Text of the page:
The NY Times recently interviewed legendary college football coach and ESPN analyst Lou Holtz on a wide range of topics relating to college football. Check out this particular exchange from the interview:
NY Times Question: Are there too many [college football] games on television?
Holtz’s Answer: No. If people didn’t watch, they wouldn’t be on TV. Let the market decide.
Follow-up Question: Should ESPN, and not the colleges, be paying football players with the enormous profit from televising their games?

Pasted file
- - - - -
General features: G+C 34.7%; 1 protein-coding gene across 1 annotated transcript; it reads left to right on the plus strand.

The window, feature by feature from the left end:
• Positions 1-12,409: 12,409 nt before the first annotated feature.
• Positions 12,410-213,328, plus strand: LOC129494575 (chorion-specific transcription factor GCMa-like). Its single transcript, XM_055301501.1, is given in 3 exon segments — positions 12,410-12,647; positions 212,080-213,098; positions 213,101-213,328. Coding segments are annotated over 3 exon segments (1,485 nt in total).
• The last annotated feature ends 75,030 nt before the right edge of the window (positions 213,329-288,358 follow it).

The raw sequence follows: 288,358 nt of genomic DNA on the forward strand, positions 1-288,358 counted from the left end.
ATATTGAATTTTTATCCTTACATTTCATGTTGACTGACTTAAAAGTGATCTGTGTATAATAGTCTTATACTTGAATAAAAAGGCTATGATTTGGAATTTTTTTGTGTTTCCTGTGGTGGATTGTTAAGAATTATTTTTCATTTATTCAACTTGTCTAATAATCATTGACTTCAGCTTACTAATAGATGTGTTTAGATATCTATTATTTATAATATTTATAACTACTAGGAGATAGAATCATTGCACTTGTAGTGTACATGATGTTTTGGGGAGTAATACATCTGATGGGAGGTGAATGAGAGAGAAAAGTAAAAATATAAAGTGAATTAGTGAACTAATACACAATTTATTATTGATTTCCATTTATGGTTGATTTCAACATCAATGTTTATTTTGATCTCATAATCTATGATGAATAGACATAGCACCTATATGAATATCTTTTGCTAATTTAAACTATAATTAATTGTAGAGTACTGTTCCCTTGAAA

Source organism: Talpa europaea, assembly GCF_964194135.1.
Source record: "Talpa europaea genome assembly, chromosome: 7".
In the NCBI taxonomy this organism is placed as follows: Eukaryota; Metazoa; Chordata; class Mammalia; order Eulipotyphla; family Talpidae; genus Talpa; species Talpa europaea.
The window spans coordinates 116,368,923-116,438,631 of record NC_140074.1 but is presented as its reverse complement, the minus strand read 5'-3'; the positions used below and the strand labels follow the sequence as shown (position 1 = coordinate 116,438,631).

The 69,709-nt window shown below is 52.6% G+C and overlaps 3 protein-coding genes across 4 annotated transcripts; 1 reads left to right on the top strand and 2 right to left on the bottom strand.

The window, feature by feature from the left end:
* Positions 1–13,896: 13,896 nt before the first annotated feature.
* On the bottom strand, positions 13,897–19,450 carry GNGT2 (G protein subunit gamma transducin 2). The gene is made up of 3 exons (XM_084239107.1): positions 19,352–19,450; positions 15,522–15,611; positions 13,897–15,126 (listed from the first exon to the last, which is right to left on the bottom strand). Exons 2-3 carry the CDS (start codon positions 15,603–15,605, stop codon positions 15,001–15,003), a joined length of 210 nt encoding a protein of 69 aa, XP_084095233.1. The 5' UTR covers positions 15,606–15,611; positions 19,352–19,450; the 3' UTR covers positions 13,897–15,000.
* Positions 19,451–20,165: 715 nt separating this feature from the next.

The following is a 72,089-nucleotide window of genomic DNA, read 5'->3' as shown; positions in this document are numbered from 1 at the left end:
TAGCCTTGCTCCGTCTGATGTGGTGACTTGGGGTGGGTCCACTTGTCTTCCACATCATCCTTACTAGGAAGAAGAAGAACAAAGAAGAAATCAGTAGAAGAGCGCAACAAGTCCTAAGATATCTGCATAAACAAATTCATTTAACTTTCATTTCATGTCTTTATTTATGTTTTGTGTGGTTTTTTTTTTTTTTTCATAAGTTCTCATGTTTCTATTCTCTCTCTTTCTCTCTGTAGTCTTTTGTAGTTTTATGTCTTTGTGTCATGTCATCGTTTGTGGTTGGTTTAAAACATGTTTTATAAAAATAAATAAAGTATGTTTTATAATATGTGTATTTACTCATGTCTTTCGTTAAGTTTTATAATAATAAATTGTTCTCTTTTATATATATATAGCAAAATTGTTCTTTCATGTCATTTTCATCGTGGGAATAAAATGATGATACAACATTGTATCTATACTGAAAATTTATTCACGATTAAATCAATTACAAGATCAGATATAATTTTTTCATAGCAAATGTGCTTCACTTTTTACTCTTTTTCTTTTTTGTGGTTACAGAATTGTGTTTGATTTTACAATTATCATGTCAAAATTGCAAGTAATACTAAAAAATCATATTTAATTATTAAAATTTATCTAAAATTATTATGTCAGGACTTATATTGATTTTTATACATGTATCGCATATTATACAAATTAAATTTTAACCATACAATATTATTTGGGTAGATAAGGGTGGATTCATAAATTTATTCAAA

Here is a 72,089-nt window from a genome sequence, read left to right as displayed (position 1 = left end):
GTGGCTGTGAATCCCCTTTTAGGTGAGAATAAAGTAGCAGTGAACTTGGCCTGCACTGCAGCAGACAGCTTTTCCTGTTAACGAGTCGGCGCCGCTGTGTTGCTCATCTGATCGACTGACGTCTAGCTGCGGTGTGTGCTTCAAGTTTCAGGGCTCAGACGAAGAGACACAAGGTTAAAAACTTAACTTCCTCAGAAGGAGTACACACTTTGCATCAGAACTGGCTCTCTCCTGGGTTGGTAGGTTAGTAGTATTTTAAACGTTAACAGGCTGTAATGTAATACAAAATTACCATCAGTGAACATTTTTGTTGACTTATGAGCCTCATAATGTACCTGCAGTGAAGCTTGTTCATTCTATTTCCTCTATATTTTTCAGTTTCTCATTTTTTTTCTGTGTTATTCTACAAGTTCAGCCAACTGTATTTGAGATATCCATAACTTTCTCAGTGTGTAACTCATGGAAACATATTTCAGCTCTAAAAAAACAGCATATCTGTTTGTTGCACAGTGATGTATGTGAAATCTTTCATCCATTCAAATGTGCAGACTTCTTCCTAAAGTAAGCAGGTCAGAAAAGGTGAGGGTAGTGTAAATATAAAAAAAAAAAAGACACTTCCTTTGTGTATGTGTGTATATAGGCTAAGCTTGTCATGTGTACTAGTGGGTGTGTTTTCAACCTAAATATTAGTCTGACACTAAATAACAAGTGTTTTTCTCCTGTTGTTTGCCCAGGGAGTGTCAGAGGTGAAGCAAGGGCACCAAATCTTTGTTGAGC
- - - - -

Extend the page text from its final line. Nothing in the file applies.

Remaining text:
Holtz’s Answer: Absolutely not. Our contracts are with the conferences or schools, not the athletes. One percent go on to play in the N.F.L. They are students who play athletics. They want to be paid, go work for Walmart. I don’t have time to tell you how strongly I feel about this.
There is something horribly hypocritical and logically contradictory in Lou Holtz’s answers to both questions. After all, if “the market” should determine the optimal number of football games on television, then why shouldn’t player salaries at the college level also be set by market forces and not by arbitrary and self-serving NCAA rules?
Check out the full interview here.